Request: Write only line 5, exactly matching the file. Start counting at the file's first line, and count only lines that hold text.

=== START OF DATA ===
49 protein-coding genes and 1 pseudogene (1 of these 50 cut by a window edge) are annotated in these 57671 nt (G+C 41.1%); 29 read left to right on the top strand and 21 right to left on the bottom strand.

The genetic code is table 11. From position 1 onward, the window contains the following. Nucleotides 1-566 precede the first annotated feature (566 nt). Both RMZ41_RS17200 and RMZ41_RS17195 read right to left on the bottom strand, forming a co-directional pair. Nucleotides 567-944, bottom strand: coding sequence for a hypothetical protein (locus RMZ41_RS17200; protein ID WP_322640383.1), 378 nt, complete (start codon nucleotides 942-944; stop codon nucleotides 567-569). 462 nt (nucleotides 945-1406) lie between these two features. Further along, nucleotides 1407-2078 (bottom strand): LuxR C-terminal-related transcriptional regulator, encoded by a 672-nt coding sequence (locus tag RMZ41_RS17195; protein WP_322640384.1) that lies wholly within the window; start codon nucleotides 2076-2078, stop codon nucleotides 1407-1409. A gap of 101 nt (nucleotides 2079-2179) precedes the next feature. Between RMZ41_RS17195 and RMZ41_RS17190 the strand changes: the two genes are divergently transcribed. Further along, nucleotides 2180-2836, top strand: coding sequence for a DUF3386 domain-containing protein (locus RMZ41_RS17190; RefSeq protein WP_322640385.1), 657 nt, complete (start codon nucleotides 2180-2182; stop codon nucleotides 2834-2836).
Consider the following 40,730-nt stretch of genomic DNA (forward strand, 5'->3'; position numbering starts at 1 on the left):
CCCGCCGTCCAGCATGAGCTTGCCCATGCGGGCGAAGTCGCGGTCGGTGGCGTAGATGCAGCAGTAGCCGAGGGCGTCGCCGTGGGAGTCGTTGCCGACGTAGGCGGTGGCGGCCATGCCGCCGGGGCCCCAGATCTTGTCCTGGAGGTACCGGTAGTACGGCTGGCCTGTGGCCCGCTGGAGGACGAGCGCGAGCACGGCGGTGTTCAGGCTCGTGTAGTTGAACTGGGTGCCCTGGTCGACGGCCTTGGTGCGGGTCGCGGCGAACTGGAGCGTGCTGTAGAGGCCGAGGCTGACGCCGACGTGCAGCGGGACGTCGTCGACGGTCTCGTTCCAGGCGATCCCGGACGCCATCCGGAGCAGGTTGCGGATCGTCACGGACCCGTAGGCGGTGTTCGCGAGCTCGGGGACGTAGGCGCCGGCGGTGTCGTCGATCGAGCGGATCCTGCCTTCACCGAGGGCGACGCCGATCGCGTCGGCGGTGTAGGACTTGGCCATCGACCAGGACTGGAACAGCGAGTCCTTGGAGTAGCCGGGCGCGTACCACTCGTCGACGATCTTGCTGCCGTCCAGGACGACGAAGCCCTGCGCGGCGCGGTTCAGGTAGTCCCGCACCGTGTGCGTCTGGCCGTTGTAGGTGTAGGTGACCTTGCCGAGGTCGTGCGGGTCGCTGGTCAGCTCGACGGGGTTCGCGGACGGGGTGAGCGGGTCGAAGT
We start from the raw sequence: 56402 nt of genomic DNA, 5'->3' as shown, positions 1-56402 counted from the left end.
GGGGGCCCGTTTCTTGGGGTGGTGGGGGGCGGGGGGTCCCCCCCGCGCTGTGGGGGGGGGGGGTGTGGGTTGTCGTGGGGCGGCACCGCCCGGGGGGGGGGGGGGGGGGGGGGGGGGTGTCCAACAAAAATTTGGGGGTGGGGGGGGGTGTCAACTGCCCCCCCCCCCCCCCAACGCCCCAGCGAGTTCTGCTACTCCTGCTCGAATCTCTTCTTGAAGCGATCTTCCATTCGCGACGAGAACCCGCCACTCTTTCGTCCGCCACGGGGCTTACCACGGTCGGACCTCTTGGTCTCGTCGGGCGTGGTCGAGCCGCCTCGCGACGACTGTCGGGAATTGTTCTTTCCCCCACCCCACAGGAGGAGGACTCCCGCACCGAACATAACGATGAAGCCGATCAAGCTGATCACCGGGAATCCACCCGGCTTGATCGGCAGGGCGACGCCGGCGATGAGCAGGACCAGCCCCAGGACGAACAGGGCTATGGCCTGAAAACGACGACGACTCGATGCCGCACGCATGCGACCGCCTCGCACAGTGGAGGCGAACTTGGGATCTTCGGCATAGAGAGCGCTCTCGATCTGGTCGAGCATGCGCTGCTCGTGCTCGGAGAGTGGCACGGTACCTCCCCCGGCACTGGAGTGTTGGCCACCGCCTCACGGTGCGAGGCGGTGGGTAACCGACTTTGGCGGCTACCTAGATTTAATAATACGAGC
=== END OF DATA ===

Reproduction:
We start from the raw sequence: 56402 nt of genomic DNA, 5'->3' as shown, positions 1-56402 counted from the left end.